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Crumbling Building Problem

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Alex H

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The 'house' next door was not lived in for 6 years before we bought it and during that time was not looked after at all. Water has leaked in at various points and I have already had to demolish one part which was threatening to fall into the road.

The remainder looks like this.

house.jpg


The house consists of 2 rooms with an attic space above. A bread oven is integral to the main wall of the house. The attic floor and subsequently the roof is held up by a large beam tied to the wall which also holds the bread oven.

P3190157.JPG


P3190161.JPG


The bread oven and it's attaching walls (to the right on the plan) are collapsing - they are not attached and their method of construction makes repair beyond my meagre skills.

My thoughts are to create a full block wall directly in front of the bread oven wall, to support the floor above and the roof.

I would retain the current stone pillar that supports both floor and roof beams.

Is this a GOOD IDEA ? or am I thinking in the wrong direction?
 

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AJB Temple

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I would start by asking myself why the building is crumbling? Is it water ingress / weathering, aged materials failing, or perhaps an issue with foundations.

Before you start thinking of ways to support the roof structure, I would investigate your foundations. If the building has significant structural issues, rather than wing it I would seek advice from a structural engineer.
 

Alex H

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Thanks for the quick reply but, it's a French house. Stone built, no foundations. The traditional method of building walls is 2 stone / mud / lime walls infilled with rubbish. When water gets in, the infill is washed out and one or both skins tend to crack / collapse.

Like this.

P3190158.JPG


The only way to fix this is to take it down and rebuild, because you don't know how much infill is missing.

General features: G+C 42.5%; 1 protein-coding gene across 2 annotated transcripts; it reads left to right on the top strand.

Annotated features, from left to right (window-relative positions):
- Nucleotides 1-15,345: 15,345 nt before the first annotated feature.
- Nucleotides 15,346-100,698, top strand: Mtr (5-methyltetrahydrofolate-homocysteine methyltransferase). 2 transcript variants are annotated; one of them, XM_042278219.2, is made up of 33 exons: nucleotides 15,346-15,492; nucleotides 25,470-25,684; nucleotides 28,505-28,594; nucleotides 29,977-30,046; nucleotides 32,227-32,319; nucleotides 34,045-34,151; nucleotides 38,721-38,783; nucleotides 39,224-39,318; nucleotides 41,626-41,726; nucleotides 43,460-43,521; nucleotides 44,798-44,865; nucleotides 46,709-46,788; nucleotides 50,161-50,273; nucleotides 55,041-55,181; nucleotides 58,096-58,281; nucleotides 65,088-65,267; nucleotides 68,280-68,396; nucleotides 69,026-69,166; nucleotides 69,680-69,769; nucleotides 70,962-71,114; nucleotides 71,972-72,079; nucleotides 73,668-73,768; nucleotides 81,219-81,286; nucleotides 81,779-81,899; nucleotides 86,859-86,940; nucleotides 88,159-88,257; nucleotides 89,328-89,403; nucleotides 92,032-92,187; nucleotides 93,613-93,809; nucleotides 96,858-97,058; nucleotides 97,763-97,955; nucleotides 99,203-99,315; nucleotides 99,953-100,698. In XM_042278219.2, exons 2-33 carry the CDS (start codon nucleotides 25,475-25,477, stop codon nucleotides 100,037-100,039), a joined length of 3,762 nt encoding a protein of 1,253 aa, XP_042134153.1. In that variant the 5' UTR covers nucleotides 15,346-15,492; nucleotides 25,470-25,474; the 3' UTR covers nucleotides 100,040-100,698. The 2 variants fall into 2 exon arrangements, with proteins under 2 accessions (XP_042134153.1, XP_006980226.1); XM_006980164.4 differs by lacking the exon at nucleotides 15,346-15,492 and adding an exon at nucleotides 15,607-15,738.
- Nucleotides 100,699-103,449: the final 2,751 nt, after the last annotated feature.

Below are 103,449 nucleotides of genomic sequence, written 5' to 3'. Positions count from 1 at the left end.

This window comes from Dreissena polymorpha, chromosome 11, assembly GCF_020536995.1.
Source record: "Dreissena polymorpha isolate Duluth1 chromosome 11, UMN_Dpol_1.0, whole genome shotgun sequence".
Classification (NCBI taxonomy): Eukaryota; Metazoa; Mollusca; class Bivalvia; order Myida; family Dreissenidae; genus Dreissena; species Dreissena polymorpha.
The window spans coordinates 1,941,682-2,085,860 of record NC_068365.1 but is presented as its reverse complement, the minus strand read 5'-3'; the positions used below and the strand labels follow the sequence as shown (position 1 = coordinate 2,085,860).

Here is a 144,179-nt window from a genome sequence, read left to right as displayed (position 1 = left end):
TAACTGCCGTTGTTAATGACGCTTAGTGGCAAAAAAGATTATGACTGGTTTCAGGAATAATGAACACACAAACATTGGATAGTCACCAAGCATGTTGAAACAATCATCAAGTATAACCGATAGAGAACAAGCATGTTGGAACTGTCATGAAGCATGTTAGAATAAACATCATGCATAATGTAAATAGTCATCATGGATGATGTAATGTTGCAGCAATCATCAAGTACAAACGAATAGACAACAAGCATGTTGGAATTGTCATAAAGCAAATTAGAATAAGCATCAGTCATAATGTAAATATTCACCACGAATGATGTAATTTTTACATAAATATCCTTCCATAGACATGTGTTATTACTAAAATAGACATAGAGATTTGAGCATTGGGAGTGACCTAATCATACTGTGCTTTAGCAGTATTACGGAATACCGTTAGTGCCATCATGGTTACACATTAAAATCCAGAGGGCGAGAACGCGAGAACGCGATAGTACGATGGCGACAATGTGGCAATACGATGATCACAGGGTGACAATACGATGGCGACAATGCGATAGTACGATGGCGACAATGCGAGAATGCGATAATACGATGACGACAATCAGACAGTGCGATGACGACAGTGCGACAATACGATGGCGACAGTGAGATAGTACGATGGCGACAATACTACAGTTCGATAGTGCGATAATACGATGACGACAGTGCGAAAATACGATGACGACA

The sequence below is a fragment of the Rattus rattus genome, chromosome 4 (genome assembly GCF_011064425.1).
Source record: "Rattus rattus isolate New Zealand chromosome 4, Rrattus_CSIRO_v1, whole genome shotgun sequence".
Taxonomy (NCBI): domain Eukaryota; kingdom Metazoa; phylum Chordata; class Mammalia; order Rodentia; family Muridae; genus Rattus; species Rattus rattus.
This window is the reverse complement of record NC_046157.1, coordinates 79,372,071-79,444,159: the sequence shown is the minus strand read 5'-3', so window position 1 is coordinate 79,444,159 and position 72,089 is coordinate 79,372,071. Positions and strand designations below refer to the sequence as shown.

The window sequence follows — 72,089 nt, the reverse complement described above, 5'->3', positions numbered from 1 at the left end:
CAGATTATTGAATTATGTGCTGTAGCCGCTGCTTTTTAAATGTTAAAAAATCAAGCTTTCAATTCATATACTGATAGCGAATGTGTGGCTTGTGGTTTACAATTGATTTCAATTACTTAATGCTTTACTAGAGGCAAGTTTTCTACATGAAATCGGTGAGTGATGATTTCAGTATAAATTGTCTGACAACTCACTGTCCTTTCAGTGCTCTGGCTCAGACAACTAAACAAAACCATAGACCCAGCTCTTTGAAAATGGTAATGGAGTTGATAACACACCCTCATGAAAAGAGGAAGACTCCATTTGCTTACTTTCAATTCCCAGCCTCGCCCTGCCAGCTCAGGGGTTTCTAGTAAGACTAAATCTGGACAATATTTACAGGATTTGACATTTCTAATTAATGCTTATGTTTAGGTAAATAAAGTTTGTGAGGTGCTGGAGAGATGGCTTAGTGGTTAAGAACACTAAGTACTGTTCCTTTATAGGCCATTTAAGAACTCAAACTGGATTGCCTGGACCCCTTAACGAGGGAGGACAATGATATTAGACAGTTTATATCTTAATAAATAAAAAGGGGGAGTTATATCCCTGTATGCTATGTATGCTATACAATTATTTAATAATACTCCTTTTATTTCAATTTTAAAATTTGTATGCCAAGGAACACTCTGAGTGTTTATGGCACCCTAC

The house part is fine, it's the oven that causing the problem :(
 

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RobinBHM

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Im finding it difficult to visualize - do you any more photographs?

Is your repair to halt the collapse or the start of a rebuild?

A block wall wont have much lateral strength, so it wont be good in preventing the existing walls from collapsing or slumping.

If your worried about the roof, I would consider some timber plates and acrows for temporary support.

I was on holiday in Brittany last year and remember seeing loads of these rural buildings made of stone and mud and falling down. I wondered then about how people went about repairing them, so I shall be interested in seeing how you manage to do it :D
 

Beau

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Hard to give advice from without seeing it in the flesh but those cracks in the last picture are nothing to speak of. Our place is not so dissimilar with no foundations, stone face and rubble infill. Sought advise and general guide was if you cant get your hand into the crack don't worry about it. Now easy for me to say when it's not my place but we had some major cracks at one end which have been pointed up with lime mortar and not opened up since. Most important thing to do is make sure no more water gets in to cause any more damage. Working with lime mortar is much easier than you might think once you get the hang of getting the mix right. If you start mixing modern block and traditional construction you may have problems where the two meet as old lime built walls move a bit where as your modern block wall shouldn't.
 

Alex H

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RobinBHM":2kjjilt4 said:
Im finding it difficult to visualize - do you any more photographs?

Is your repair to halt the collapse or the start of a rebuild?

A block wall wont have much lateral strength, so it wont be good in preventing the existing walls from collapsing or slumping.